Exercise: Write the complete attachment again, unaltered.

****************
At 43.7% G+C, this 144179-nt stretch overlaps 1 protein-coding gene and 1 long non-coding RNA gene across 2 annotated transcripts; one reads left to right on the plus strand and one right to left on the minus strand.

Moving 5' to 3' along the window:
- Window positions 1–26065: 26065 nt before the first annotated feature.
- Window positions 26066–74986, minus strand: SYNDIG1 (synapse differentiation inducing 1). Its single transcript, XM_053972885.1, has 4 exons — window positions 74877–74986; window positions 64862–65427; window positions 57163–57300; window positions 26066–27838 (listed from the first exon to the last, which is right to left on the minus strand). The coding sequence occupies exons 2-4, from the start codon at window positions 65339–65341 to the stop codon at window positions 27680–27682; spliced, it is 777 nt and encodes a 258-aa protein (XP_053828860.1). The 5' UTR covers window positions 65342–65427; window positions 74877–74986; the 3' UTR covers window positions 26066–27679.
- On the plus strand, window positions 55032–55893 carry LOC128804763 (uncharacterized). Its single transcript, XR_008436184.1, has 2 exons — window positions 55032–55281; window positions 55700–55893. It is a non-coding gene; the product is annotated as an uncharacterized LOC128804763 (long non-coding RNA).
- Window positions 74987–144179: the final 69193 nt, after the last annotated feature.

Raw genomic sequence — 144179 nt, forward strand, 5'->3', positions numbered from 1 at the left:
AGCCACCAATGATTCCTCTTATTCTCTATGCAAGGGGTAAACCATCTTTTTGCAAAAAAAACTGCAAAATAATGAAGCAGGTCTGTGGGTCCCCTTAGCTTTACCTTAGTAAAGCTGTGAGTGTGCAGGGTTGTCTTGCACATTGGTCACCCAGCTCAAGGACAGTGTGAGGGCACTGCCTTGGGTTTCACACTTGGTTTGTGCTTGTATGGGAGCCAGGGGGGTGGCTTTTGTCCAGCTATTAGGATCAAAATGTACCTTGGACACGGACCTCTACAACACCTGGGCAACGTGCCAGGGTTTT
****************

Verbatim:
At 43.7% G+C, this 144179-nt stretch overlaps 1 protein-coding gene and 1 long non-coding RNA gene across 2 annotated transcripts; one reads left to right on the plus strand and one right to left on the minus strand.

Moving 5' to 3' along the window:
- Window positions 1–26065: 26065 nt before the first annotated feature.
- Window positions 26066–74986, minus strand: SYNDIG1 (synapse differentiation inducing 1). Its single transcript, XM_053972885.1, has 4 exons — window positions 74877–74986; window positions 64862–65427; window positions 57163–57300; window positions 26066–27838 (listed from the first exon to the last, which is right to left on the minus strand). The coding sequence occupies exons 2-4, from the start codon at window positions 65339–65341 to the stop codon at window positions 27680–27682; spliced, it is 777 nt and encodes a 258-aa protein (XP_053828860.1). The 5' UTR covers window positions 65342–65427; window positions 74877–74986; the 3' UTR covers window positions 26066–27679.
- On the plus strand, window positions 55032–55893 carry LOC128804763 (uncharacterized). Its single transcript, XR_008436184.1, has 2 exons — window positions 55032–55281; window positions 55700–55893. It is a non-coding gene; the product is annotated as an uncharacterized LOC128804763 (long non-coding RNA).
- Window positions 74987–144179: the final 69193 nt, after the last annotated feature.

Raw genomic sequence — 144179 nt, forward strand, 5'->3', positions numbered from 1 at the left:
AGCCACCAATGATTCCTCTTATTCTCTATGCAAGGGGTAAACCATCTTTTTGCAAAAAAAACTGCAAAATAATGAAGCAGGTCTGTGGGTCCCCTTAGCTTTACCTTAGTAAAGCTGTGAGTGTGCAGGGTTGTCTTGCACATTGGTCACCCAGCTCAAGGACAGTGTGAGGGCACTGCCTTGGGTTTCACACTTGGTTTGTGCTTGTATGGGAGCCAGGGGGGTGGCTTTTGTCCAGCTATTAGGATCAAAATGTACCTTGGACACGGACCTCTACAACACCTGGGCAACGTGCCAGGGTTTT